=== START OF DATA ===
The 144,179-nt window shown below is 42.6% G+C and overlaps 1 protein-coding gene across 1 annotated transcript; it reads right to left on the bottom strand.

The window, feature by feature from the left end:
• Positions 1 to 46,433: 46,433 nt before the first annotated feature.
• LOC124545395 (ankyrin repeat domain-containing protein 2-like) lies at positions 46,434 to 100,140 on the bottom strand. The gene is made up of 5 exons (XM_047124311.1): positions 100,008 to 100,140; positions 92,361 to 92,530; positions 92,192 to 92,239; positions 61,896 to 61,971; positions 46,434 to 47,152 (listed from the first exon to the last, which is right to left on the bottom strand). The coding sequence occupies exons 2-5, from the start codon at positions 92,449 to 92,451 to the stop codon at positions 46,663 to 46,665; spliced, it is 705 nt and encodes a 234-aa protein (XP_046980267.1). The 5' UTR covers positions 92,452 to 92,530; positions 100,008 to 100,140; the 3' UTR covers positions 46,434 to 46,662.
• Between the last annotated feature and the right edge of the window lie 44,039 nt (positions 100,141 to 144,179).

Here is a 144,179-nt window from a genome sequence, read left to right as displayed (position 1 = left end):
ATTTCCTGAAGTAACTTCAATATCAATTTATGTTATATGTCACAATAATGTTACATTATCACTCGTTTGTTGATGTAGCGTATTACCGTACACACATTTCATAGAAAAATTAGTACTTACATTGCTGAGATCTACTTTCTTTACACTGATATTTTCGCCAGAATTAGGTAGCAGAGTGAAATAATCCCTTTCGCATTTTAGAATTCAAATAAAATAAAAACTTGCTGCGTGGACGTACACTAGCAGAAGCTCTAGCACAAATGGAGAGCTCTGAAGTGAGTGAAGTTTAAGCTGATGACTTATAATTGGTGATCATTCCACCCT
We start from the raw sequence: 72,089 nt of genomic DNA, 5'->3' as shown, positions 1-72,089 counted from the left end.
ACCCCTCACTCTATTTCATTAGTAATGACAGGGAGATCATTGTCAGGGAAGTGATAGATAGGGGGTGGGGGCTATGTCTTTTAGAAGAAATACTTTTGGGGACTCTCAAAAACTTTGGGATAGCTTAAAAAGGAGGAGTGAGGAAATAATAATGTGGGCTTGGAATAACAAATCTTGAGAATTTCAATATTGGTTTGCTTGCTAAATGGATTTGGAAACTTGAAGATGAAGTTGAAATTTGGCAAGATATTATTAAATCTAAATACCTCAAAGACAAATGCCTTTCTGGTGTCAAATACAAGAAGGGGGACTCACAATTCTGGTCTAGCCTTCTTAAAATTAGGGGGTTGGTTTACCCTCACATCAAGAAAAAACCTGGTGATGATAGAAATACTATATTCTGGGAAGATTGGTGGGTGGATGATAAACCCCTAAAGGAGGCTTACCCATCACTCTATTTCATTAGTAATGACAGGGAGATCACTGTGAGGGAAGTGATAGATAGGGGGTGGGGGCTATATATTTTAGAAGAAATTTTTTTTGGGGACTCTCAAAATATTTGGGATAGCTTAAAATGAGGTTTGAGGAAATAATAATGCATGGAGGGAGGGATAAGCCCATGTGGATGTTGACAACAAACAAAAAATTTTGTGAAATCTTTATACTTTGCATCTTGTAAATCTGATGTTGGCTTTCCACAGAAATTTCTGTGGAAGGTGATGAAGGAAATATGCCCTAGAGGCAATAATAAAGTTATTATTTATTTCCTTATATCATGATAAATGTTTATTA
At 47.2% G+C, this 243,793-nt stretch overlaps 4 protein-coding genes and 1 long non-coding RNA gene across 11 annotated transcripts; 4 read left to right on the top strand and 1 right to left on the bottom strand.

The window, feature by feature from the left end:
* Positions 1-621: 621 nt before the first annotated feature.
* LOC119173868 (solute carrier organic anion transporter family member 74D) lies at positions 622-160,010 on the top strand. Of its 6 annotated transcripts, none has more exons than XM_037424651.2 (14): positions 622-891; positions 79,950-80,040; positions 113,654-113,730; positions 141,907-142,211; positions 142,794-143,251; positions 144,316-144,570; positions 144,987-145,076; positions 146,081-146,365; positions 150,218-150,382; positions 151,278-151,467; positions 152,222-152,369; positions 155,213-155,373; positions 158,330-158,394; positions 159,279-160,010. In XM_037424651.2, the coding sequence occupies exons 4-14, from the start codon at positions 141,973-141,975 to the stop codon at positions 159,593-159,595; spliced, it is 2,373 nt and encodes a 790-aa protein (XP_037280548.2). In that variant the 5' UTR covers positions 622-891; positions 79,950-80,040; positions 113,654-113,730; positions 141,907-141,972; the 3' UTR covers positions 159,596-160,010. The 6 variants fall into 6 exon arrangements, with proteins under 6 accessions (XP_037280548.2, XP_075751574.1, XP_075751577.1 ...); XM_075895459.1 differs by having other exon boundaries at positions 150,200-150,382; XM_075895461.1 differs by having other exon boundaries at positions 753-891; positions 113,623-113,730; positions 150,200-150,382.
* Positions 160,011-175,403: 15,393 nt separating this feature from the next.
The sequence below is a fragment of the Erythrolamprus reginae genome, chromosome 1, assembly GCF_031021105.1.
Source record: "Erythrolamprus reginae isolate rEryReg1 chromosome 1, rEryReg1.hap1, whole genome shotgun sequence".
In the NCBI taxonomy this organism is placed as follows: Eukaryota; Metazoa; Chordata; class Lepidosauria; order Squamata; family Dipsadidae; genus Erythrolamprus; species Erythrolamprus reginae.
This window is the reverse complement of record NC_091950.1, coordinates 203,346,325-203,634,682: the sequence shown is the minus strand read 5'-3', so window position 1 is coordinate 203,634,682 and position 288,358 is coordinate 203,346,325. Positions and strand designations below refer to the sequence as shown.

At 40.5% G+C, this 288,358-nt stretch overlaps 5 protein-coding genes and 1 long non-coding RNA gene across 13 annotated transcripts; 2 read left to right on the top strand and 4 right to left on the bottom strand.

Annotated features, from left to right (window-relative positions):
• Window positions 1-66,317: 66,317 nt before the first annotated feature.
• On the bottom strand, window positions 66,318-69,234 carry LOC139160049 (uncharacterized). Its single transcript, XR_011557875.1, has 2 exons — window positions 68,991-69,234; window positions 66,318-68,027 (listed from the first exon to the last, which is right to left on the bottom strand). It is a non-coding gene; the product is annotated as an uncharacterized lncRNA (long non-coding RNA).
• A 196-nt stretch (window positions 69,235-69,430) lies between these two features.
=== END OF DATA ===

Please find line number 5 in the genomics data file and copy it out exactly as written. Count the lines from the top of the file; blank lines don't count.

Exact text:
• Between the last annotated feature and the right edge of the window lie 44,039 nt (positions 100,141 to 144,179).